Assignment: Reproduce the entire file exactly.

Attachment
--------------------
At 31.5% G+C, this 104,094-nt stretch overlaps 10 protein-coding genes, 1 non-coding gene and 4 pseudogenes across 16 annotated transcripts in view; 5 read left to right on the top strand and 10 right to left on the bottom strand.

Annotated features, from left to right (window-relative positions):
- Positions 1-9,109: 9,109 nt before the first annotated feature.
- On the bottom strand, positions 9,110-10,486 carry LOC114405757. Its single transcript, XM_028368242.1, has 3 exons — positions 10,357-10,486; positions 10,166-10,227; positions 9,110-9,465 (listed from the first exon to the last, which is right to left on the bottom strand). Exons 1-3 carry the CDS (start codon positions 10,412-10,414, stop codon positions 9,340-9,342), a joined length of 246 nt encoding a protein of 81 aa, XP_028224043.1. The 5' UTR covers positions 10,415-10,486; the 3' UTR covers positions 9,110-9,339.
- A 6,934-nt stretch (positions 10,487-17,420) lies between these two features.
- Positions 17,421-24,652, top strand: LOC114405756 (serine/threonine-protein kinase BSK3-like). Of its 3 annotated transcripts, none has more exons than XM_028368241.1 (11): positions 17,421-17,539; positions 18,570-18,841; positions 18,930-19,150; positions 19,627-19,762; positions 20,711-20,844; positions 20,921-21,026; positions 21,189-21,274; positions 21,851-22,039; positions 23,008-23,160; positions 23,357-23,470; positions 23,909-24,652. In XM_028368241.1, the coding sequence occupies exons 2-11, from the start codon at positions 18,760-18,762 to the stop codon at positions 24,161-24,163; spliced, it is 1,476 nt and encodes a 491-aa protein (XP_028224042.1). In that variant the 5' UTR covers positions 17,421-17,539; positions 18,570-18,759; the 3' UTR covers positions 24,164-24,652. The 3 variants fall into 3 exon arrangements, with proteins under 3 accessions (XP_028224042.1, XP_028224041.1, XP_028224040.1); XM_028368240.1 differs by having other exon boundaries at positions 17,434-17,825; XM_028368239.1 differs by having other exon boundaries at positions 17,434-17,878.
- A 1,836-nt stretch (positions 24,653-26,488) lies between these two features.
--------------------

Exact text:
At 31.5% G+C, this 104,094-nt stretch overlaps 10 protein-coding genes, 1 non-coding gene and 4 pseudogenes across 16 annotated transcripts in view; 5 read left to right on the top strand and 10 right to left on the bottom strand.

Annotated features, from left to right (window-relative positions):
- Positions 1-9,109: 9,109 nt before the first annotated feature.
- On the bottom strand, positions 9,110-10,486 carry LOC114405757. Its single transcript, XM_028368242.1, has 3 exons — positions 10,357-10,486; positions 10,166-10,227; positions 9,110-9,465 (listed from the first exon to the last, which is right to left on the bottom strand). Exons 1-3 carry the CDS (start codon positions 10,412-10,414, stop codon positions 9,340-9,342), a joined length of 246 nt encoding a protein of 81 aa, XP_028224043.1. The 5' UTR covers positions 10,415-10,486; the 3' UTR covers positions 9,110-9,339.
- A 6,934-nt stretch (positions 10,487-17,420) lies between these two features.
- Positions 17,421-24,652, top strand: LOC114405756 (serine/threonine-protein kinase BSK3-like). Of its 3 annotated transcripts, none has more exons than XM_028368241.1 (11): positions 17,421-17,539; positions 18,570-18,841; positions 18,930-19,150; positions 19,627-19,762; positions 20,711-20,844; positions 20,921-21,026; positions 21,189-21,274; positions 21,851-22,039; positions 23,008-23,160; positions 23,357-23,470; positions 23,909-24,652. In XM_028368241.1, the coding sequence occupies exons 2-11, from the start codon at positions 18,760-18,762 to the stop codon at positions 24,161-24,163; spliced, it is 1,476 nt and encodes a 491-aa protein (XP_028224042.1). In that variant the 5' UTR covers positions 17,421-17,539; positions 18,570-18,759; the 3' UTR covers positions 24,164-24,652. The 3 variants fall into 3 exon arrangements, with proteins under 3 accessions (XP_028224042.1, XP_028224041.1, XP_028224040.1); XM_028368240.1 differs by having other exon boundaries at positions 17,434-17,825; XM_028368239.1 differs by having other exon boundaries at positions 17,434-17,878.
- A 1,836-nt stretch (positions 24,653-26,488) lies between these two features.